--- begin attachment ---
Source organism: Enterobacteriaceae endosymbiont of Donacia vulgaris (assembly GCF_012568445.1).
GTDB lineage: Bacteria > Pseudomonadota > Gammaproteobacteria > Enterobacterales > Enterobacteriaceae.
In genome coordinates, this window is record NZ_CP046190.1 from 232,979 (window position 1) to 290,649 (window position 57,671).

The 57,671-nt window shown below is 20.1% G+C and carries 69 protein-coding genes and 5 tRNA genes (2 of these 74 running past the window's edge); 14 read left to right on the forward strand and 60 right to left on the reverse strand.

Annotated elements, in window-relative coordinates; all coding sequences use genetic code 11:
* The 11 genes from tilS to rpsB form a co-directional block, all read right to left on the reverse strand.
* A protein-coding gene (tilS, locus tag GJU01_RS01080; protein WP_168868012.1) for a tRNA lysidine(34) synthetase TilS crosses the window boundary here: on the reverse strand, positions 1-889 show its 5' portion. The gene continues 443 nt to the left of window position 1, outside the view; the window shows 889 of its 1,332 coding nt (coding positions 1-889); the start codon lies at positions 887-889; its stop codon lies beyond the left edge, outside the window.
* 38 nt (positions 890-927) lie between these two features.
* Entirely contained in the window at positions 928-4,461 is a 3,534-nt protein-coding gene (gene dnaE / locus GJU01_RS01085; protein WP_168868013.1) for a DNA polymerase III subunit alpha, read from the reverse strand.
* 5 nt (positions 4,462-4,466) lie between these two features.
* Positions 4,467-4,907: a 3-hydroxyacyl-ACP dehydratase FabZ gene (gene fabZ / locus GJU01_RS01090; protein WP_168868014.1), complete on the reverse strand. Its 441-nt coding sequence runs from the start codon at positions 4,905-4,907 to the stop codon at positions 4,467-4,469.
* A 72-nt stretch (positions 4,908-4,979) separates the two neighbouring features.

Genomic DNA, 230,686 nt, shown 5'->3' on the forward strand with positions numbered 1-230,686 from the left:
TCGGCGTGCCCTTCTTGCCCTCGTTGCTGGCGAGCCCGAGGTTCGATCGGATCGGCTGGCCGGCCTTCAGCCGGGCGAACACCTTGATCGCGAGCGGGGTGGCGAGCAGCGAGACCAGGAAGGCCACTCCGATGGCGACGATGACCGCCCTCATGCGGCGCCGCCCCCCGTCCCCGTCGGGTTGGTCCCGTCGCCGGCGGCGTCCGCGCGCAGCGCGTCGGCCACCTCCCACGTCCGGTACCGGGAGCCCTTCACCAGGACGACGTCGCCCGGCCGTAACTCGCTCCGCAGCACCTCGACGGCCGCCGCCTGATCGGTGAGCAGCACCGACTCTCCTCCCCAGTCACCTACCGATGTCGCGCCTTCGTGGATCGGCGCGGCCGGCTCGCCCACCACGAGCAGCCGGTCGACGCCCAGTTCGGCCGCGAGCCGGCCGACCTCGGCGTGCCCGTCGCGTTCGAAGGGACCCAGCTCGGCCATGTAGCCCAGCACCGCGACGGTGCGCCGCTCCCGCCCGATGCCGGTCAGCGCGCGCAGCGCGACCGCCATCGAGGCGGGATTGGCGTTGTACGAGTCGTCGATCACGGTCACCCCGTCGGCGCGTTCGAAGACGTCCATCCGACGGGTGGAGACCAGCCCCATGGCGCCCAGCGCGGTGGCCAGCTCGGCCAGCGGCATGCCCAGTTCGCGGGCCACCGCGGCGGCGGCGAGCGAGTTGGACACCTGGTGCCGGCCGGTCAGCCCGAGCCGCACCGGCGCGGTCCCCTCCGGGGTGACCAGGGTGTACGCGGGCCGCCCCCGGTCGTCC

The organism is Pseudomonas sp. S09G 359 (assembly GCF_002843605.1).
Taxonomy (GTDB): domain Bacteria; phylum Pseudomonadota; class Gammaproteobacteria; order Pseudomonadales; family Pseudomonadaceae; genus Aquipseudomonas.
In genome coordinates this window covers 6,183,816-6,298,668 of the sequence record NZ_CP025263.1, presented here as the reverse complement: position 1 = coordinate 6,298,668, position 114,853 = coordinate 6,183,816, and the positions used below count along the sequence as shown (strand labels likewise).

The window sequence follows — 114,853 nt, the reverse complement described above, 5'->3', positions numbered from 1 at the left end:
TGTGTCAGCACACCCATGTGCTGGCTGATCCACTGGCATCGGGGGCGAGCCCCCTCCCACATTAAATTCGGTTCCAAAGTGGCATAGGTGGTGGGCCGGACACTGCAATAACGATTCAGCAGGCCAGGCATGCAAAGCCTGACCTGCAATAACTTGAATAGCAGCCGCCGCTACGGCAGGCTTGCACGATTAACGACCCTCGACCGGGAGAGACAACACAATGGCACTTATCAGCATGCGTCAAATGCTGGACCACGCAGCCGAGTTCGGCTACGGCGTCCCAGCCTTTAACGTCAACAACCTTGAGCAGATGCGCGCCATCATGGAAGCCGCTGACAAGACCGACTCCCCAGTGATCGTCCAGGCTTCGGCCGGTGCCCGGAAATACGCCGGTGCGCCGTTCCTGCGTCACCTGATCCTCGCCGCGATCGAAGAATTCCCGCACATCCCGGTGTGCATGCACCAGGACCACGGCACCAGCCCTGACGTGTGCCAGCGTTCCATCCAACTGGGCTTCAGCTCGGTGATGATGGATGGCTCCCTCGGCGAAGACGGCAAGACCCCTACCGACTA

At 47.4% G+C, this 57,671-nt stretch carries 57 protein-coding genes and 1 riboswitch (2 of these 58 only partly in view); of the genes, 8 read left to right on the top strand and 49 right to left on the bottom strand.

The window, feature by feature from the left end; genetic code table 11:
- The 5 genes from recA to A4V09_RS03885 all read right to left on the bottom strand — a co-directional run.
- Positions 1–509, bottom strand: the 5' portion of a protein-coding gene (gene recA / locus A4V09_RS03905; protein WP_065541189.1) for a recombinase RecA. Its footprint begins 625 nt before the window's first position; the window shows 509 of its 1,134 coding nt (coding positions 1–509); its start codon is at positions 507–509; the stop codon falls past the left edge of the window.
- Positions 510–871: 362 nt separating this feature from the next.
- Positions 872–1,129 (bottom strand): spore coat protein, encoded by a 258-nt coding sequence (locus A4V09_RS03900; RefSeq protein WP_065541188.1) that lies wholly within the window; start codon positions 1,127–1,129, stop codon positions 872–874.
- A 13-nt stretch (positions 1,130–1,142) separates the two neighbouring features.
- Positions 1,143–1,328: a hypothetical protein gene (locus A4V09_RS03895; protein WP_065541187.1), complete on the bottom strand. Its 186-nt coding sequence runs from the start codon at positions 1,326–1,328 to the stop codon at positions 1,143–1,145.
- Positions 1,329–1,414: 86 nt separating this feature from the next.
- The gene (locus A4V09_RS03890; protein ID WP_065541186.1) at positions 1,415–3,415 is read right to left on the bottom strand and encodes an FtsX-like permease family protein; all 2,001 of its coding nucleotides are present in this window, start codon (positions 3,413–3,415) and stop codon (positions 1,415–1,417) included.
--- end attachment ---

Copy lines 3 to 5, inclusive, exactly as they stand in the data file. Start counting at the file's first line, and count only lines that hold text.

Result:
In genome coordinates, this window is record NZ_CP046190.1 from 232,979 (window position 1) to 290,649 (window position 57,671).

The 57,671-nt window shown below is 20.1% G+C and carries 69 protein-coding genes and 5 tRNA genes (2 of these 74 running past the window's edge); 14 read left to right on the forward strand and 60 right to left on the reverse strand.

Annotated elements, in window-relative coordinates; all coding sequences use genetic code 11: